Worried you or a loved one could be fooled by a scammer? Seniors are increasingly being targeted by online scams that drain their bank accounts and threaten their futures. Here’s what you need to know to protect your family.
Why Do Scams Target Senior Citizens?
Seniors are popular targets for con artists for several reasons. For one, seniors are more likely to have nest eggs than their younger counterparts, according to the FBI. Moreover, since today’s elderly didn’t grow up with the internet, they’re less web-savvy and may be more likely to trust people online. Some scams also prey on seniors’ love for family members, and since many older adults live separate from extended family, they may not immediately recognize scammers’ stories as false.
Internet Security Scams
According to a report by the U.S. Senate Committee on Aging, a common ploy is for fake tech support employees to contact seniors about virus-riddled computers. After gaining a senior’s trust, a scammer asks for remote access to their computer so they can fix the problem. The scammer may then demand money to fix the invented problem or install spyware, malware or ransomware onto the senior’s computer. This type of scam is so common that, in a survey, 15 percent of people reported receiving a similar call, and 80 percent of people who fell for the scam lost money.
A few simple rules can help protect seniors from this crime: If you need tech support, contact the company directly using information from the company website or product packaging. Don’t give credit card information if someone calls claiming to be from tech support. If someone pressures you to provide credit card information or computer access over the phone, hang up.
Americans lost more than $230 million to romance scams in 2016 alone, making this growing scam a major threat to seniors’ financial security. This ploy victimizes older women who are widowed and divorced. Typically, a scammer poses as an eligible bachelor on dating sites or social networks and forges an intimate connection before asking for money. Since the request comes after a relationship has been formed and is accompanied by a sympathetic backstory, victims willingly give money with the belief they’re helping a loved one in need. Only after they’ve lost thousands, if not tens of thousands of dollars, do they realize they’ve been swindled. Unfortunately, by then the scammer and the money are long gone.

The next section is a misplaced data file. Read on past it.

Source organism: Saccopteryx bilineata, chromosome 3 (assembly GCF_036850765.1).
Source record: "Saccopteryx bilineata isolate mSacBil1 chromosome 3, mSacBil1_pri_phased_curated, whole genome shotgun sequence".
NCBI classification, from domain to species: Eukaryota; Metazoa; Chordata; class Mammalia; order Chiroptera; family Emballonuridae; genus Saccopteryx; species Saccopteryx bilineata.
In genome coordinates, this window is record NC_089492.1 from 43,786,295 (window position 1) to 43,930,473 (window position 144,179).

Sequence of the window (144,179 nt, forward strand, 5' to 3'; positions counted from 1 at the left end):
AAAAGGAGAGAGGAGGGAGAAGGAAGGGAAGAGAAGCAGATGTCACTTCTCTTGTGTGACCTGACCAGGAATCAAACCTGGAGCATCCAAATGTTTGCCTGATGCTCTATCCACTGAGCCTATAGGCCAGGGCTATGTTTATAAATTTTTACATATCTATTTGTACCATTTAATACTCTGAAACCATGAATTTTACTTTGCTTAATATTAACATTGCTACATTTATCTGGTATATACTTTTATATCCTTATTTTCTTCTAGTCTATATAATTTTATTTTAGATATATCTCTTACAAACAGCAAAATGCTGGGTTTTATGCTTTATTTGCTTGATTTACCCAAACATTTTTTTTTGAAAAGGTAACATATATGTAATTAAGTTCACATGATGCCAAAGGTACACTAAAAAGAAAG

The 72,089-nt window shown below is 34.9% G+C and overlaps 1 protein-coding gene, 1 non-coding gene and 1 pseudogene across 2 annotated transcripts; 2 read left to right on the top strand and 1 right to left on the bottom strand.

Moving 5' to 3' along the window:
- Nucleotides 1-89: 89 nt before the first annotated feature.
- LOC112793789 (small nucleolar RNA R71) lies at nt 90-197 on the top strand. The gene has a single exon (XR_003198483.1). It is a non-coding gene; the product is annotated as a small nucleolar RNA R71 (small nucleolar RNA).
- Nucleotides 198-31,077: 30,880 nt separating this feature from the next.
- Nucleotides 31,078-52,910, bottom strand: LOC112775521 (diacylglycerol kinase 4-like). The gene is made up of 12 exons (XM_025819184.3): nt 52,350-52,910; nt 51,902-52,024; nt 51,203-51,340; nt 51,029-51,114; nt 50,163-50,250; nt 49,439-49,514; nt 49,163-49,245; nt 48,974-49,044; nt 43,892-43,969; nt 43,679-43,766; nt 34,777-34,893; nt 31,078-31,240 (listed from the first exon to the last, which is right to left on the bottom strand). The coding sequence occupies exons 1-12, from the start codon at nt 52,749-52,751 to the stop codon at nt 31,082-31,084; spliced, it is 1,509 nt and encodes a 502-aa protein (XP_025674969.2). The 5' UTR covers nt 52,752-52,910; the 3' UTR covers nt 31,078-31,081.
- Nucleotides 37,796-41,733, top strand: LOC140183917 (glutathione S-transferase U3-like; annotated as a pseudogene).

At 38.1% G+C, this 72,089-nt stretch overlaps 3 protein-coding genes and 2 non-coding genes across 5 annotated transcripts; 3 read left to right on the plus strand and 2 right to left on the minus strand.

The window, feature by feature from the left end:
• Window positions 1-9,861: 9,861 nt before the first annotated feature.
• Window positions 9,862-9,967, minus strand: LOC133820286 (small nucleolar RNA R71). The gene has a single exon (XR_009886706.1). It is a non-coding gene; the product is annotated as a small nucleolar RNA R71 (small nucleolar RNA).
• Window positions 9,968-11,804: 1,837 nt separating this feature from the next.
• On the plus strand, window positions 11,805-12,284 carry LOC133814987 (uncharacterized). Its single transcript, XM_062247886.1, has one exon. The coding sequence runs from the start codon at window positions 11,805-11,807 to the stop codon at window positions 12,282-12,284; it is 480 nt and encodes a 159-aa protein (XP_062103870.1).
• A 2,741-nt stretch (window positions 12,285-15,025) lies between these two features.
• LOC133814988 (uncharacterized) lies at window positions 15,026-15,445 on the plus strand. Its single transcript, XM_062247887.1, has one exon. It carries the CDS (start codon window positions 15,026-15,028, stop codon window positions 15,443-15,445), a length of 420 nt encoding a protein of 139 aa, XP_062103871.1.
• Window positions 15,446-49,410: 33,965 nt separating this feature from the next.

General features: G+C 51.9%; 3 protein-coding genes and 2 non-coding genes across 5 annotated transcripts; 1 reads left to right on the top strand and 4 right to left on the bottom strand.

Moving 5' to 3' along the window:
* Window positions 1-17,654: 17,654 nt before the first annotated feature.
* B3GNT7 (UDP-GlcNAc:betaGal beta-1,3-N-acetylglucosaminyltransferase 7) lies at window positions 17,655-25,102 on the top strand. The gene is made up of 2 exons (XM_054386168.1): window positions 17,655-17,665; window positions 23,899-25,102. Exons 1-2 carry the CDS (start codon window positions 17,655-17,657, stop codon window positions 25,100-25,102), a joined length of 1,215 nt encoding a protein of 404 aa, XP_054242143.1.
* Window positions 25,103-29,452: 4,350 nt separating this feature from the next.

Avoiding this scam doesn’t have to mean swearing off online dating, but seniors should be cautious of people they meet online, especially if they can’t verify their existence in person. Reverse image search profile photos to see if they’re stolen, ask to meet in person before advancing a relationship and never send money to anyone you don’t know personally, no matter how strong of a connection you feel.
Counterfeit Check Scams
While counterfeit check scams don’t happen entirely online, they often start there. Seniors who buy or sell items online are most vulnerable to this tactic, but anyone with an email address or social media account can be targeted. In one version, seniors receive a message that they’ve won a foreign lottery. In the other, a message to buy something the senior is selling on Craigslist or another online marketplace. In both manifestations, the check received is worth more than it should be and the victim is told to remit taxes and fees or wire back the overpayment. By the time the cashier’s check is detected as fake, the senior has sent their own money to the scammer.
Stay away from this scam by never accepting overpayment for an item you’re selling and never sending money by wire transfer. When buying and selling goods online, online payment services like PayPal are a safer choice. Never pay for a prize or gift that is supposed to be free and be suspicious of winning any lottery or drawing you don’t recall entering.
For young, tech-savvy adults, spotting scams may not be too challenging; however, seniors may have a harder time detecting predatory behavior online. Share this information with the seniors in your life so they can watch out for harmful scams.
About the Author
Chloe Pearson is a freelance writer and research specialist. She loves volunteering for Consumer Health Labs, which aims to help consumers make healthy choices.